Bioreduction of uranium using native Enterococcus faecalis a | 45020
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Bioreduction of uranium using native Enterococcus faecalis and Lactococcus garvieae


Faezeh Fatemi1, Samaneh Jahani2 and Nooshin Hashemi

The aim of this study is the isolation of the native bacteria from uranium mine with the potency of uranium removal in waste via reduction. The isolates is described as E. faecalis FJ4, L. garvieae FJ5, L. garvieae FJ6 and E. faecalis FJ7 seeing that Grampositive, cocci and facultative anaerobic bacteria. The isolates in the presence of U (VI) aqueous solutions led to formation of a black precipitate under anaerobic condition. ICP analysis of the solution in 2nd and 4th days of incubation indicated successful uranium removal of the solution. Moreover, analysis of the precipitate using UV-vis confirmed the reduction of U (VI) to U (IV). As a conclusion, the native isolates showed the ability of uranium removal from the contaminated wastes with uranium.

The diffusion of radionuclides from radionuclide contaminated sites and their mobility in the environment is a subject of public concern. Radioactive waste microbiology started with the understanding that bacteria could be present in disposal of waste and the effects of microbial activity could have deep influences on waste containment. Bacteria can potentially affect radionuclide migration using various processes. Bacteria decline radionuclide migration by reduction, sorption, altering bulk pore water chemistry, producing organic complexing ligands and by direct accumulation onto or into cells. Furthermore, bacteria can also cause corrosion and hence potentially affect the longevity of the metal waste containers in a repository.

Uranium as natural sources of radioactivity is present in earth's crust at concentration of 1.8 ppm. As explained above, bacterial reduction is an effective way for decline radionuclide migration (including uranium). This process is a microbial reaction between dissolved uranium, U (VI), and some kinds of bacteria in which electrons are transported from an electron donor to U (VI), as final electron accepter. Moreover, bioreduction is mediated by catalytic intermediary of reducing enzymes of bacteria that results in uranium reduction to the non-soluble form, U (IV).

The reduction of soluble U (VI) to insoluble U (IV) has been suggested as a device for inhibiting the migration of this toxic metal with ground water. Bacterial reduction of U (VI) is a suitable method that was first reported in crude extracts from Micrococcus lactilyticus by assaying the consumption of hydrogen which was dependent on the existence of U (VI). Nowadays more than 25 species of phylogenetically diverse prokaryotes are identified that be involved in the reduction of radionuclides. A number of these prokaryotes conserve energy from U (VI) reduction for their growth, and some of them reduce uranium without energy gain. Studies about bioreduction by TEM analysis indicated that the precipitated uraninite has been located in the periplasm and outside of Gram-negative and Grampositive bacterial cells. The research suggested that U (VI) complexes do not generally have access to intracellular enzymes. Microorganisms are able to precipitate metals and radionuclides as carbonates and hydroxides by localized alkalinization at the cell surface. On the other hand, metals can precipitate with enzymatically-generated ligands, e.g., phosphate, sulfide, oxalate, etc..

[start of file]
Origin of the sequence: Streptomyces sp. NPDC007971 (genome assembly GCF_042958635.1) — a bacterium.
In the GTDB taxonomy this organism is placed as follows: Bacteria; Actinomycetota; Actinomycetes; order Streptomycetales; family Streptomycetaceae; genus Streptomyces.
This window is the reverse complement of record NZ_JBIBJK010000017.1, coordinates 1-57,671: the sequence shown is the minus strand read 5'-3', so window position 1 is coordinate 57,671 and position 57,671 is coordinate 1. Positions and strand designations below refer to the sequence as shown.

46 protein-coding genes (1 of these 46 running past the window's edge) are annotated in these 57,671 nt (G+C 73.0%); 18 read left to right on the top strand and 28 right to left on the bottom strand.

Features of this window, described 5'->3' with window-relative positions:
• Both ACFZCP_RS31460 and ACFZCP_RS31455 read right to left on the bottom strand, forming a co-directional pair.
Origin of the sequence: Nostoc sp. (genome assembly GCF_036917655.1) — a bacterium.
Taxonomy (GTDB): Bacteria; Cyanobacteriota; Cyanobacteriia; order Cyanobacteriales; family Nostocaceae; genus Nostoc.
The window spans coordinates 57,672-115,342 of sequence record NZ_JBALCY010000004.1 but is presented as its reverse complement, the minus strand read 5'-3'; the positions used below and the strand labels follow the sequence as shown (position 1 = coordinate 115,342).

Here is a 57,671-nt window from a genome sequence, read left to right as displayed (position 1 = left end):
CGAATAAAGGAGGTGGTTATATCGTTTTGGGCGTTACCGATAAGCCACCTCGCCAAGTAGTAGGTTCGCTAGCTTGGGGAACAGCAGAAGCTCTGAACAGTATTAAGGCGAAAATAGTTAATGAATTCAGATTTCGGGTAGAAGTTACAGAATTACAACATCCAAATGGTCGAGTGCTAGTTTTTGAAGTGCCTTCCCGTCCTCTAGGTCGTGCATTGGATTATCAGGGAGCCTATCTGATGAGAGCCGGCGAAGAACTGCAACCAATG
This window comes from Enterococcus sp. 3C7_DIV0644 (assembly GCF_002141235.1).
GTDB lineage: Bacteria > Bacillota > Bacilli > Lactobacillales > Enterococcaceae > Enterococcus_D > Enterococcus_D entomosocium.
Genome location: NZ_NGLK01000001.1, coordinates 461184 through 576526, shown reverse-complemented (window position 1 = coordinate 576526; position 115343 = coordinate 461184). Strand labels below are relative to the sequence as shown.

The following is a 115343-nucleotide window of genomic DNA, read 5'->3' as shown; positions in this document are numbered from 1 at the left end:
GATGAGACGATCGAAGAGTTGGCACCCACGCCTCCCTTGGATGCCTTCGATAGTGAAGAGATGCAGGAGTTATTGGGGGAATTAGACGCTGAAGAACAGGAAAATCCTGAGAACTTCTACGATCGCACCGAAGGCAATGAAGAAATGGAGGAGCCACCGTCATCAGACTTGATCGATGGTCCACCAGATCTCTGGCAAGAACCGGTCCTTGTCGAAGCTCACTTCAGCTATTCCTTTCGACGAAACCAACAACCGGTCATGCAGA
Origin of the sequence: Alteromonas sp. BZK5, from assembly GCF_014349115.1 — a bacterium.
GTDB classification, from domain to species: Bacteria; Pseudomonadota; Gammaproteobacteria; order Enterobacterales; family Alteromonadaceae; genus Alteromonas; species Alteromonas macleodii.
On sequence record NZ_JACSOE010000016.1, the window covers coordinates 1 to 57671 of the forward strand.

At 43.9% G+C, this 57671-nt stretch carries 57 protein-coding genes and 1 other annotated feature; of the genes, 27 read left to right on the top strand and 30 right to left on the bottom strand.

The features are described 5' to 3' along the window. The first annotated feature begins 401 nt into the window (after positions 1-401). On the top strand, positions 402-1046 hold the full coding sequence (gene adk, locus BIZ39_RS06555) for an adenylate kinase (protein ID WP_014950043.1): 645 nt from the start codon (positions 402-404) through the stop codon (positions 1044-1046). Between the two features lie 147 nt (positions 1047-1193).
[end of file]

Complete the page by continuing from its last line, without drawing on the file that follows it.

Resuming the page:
The aim of this study is the isolation and characterization of native bacteria with novel ability of uranium reduction from Bandar Abbas uranium mine, Iran. For this purpose, after isolation process, the ability of isolates for uranium removal from aqueous solutions was investigated and the mechanism of removal was studied using UV spectrums.


Keywords:Isolation; Characterization;Enterococcus faecalis; Lactococcus garvieae; Uranium reduct

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